This project is designed to evaluate the role of DNA recombination in intrinsic radiation resistance. The cell killing effect of ionizing radiation is largely dependent upon the processing of double-stranded DNA damage and is an intrinsic property of the cell rather than an induced phenomenon. The genetic basis to radiation resistance is still poorly understood: ionizing radiation repair genes have been isolated, but their function has not been elucidated. The role of recombination in determining the response to ionizing radiation has been known in yeast, but the association in mammalian cells has only recently been realized. Scid mice, a phenotype caused by the lack of recombination within the immunoglobulin and T-cell receptor genes, have a general radiosensitivity of their cells including fibroblasts, and their cells lack the ability to rejoin DNA fragments caused by ionizing radiation. The current hypotheses are that recombination mechanisms have a major role in determining radiation resistance; and that tumorigenesis, which leads to an inherent instability of the genome and frequently leads to radiation resistance, has this effect mediated by a change in recombination function. Recombination will be evaluated by the use of integrating DNA vectors. The vectors will be designed to integrate into the genome, reported by the neo gene. Partial gpt sequences will constitute the test gene, which will require a recombination event to reconstitute the intact and functional gene (resistance to XHATM). To evaluate intra-molecular recombination events, the partial sequences will be separated along a single vector; for inter-molecular events, the partial sequences will be on separate vectors with a first round of transfection to establish an integrated target and a second round of transfection to complete the assay. Recombination events will be indicated by the loss of function of a Herpes Simplex Virus thymidine kinase gene, which will be located within the gpt sequences. This loss leads to resistance to ganciclovir. The frequency of recombination events will be indicated by the number of ganciclovir-resistant colonies; the proportion of accurate recombination events will be given by the proportion of XHATM-resistant colonies. Factors which could influence recombination parameters, such as double-strand breaks or gaps within the target, or specific sequences which appear to promote or mediate recombination will also be evaluated. The main focus of these assays will be human tumor cells, although characterization of the assays on well-studied repair deficient mutants is planned. Human tumors will be studied where differences in radioresistance exist, such as sensitive mutants, clonal heterogeneity, plus models of tumorigenesis and transfection of deleted tumor suppressor genes. A spectrum of clinical radiosensitivity will also be assessed.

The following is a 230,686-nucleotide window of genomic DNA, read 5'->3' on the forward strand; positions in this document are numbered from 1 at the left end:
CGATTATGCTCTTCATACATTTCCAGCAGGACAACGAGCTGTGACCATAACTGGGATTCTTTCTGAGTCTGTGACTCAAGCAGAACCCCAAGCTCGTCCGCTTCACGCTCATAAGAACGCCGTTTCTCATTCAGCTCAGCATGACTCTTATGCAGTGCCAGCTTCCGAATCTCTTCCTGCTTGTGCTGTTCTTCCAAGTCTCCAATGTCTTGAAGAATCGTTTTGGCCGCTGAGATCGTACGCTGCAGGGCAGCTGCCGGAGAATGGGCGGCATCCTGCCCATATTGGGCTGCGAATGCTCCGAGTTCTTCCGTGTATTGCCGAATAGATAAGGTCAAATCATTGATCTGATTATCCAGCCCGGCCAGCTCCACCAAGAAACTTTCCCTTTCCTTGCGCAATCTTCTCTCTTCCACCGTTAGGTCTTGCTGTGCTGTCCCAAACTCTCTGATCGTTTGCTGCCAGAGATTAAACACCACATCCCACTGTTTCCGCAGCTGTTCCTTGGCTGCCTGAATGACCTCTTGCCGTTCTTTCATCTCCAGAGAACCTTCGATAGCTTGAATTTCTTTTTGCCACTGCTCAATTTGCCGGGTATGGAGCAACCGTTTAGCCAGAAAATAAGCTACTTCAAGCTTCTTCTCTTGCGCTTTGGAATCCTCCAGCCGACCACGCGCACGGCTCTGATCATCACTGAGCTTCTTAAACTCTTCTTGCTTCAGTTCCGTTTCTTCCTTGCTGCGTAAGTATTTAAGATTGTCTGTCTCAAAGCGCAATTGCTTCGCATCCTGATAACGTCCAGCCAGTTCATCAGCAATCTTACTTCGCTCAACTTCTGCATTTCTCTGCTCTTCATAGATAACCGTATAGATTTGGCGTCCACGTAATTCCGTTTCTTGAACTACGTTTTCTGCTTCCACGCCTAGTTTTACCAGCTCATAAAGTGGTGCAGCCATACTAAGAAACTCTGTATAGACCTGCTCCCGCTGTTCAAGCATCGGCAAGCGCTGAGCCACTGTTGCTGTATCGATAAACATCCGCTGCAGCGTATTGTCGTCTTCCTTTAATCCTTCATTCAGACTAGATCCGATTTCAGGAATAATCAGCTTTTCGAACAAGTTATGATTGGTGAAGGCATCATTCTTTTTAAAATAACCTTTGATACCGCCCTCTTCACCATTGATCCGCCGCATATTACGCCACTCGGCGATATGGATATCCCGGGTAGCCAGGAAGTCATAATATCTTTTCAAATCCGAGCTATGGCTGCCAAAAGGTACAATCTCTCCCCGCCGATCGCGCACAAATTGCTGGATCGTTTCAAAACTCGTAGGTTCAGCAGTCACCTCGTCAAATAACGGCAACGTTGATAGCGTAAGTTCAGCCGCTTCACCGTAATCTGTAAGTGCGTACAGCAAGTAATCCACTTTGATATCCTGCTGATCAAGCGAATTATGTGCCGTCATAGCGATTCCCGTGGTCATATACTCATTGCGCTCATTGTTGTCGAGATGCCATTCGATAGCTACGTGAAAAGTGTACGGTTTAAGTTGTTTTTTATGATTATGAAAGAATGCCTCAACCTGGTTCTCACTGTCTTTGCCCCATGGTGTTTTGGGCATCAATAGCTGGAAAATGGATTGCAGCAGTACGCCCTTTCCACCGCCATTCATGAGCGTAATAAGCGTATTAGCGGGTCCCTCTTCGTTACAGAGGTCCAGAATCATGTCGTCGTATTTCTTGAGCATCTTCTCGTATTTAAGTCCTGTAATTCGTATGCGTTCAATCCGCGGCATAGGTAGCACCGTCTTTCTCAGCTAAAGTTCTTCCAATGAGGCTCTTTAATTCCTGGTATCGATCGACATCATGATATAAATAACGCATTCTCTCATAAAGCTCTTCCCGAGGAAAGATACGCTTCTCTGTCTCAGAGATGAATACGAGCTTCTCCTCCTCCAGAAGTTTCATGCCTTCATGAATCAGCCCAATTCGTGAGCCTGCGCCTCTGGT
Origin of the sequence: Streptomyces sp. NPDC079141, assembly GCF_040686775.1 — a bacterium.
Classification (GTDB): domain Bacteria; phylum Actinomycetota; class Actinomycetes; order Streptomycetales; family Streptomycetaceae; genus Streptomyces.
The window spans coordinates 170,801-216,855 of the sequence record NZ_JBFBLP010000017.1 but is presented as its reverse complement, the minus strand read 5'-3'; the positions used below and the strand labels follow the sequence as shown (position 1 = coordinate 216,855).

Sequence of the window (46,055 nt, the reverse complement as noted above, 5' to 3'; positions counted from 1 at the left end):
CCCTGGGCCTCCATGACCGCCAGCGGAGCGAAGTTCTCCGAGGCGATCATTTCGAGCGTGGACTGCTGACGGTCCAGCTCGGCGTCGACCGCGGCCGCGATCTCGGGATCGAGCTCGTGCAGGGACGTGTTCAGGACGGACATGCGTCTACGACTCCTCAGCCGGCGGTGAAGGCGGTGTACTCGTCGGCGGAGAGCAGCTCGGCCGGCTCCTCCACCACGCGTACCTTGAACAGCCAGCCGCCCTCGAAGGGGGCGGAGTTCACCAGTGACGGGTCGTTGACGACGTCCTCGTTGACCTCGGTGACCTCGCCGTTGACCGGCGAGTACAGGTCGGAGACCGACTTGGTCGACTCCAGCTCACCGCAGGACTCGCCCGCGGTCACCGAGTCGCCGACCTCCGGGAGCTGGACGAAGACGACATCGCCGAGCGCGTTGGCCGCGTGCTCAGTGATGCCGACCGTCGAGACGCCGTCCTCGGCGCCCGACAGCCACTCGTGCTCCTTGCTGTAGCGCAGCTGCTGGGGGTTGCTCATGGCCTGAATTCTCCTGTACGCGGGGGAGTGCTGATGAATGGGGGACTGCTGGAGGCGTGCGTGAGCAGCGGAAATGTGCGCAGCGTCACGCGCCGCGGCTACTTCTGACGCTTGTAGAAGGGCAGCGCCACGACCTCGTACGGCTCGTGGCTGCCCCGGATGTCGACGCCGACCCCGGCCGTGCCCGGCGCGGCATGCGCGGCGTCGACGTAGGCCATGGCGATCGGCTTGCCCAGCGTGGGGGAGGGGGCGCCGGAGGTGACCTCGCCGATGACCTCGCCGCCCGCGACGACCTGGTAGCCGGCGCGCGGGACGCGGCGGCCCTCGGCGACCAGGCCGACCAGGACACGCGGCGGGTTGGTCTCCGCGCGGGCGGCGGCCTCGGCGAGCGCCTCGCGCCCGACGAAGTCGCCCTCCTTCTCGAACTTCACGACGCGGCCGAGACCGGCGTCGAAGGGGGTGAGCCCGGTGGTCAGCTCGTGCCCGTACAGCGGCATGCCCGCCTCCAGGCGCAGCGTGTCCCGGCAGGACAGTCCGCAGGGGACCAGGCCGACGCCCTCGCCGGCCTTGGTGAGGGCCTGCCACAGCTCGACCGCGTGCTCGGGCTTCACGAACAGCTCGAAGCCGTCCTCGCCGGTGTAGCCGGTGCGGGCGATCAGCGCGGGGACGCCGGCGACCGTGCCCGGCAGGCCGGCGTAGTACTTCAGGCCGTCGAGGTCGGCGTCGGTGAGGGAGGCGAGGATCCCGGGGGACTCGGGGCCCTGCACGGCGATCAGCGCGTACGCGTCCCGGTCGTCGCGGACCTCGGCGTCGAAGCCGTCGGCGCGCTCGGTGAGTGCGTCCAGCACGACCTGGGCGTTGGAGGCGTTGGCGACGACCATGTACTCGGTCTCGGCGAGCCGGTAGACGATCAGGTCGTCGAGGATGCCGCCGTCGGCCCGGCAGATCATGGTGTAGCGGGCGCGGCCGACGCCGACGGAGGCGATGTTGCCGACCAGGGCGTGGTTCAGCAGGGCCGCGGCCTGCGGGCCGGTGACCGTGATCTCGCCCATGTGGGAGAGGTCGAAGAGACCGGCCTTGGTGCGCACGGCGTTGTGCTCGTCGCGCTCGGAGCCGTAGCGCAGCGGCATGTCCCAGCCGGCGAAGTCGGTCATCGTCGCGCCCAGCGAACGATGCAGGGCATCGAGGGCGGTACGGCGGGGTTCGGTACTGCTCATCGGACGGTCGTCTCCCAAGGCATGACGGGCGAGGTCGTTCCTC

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National Cancer Institute (NCI)
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Special Emphasis Panel (SRC (56))
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Massachusetts General Hospital
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Lok, Benjamin H; Powell, Simon N (2012) Molecular pathways: understanding the role of Rad52 in homologous recombination for therapeutic advancement. Clin Cancer Res 18:6400-6
Sirbu, Bianca M; Lachmayer, Sarah J; Wulfing, Verena et al. (2011) ATR-p53 restricts homologous recombination in response to replicative stress but does not limit DNA interstrand crosslink repair in lung cancer cells. PLoS One 6:e23053
Zhuang, Jing; Zhang, Junran; Willers, Henning et al. (2006) Checkpoint kinase 2-mediated phosphorylation of BRCA1 regulates the fidelity of nonhomologous end-joining. Cancer Res 66:1401-8
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Romanova, Larisa Y; Willers, Henning; Blagosklonny, Mikhail V et al. (2004) The interaction of p53 with replication protein A mediates suppression of homologous recombination. Oncogene 23:9025-33
Willers, H; McCarthy, E E; Wu, B et al. (2000) Dissociation of p53-mediated suppression of homologous recombination from G1/S cell cycle checkpoint control. Oncogene 19:632-9
Tang, W; Willers, H; Powell, S N (1999) p53 directly enhances rejoining of DNA double-strand breaks with cohesive ends in gamma-irradiated mouse fibroblasts. Cancer Res 59:2562-5
Kachnic, L A; Wu, B; Wunsch, H et al. (1999) The ability of p53 to activate downstream genes p21(WAF1/cip1) and MDM2, and cell cycle arrest following DNA damage is delayed and attenuated in scid cells deficient in the DNA-dependent protein kinase. J Biol Chem 274:13111-7
Powell, S N; Mills, J; McMillan, T J (1998) Radiosensitive human tumour cell lines show misrepair of DNA termini. Br J Radiol 71:1178-84
Mekeel, K L; Tang, W; Kachnic, L A et al. (1997) Inactivation of p53 results in high rates of homologous recombination. Oncogene 14:1847-57

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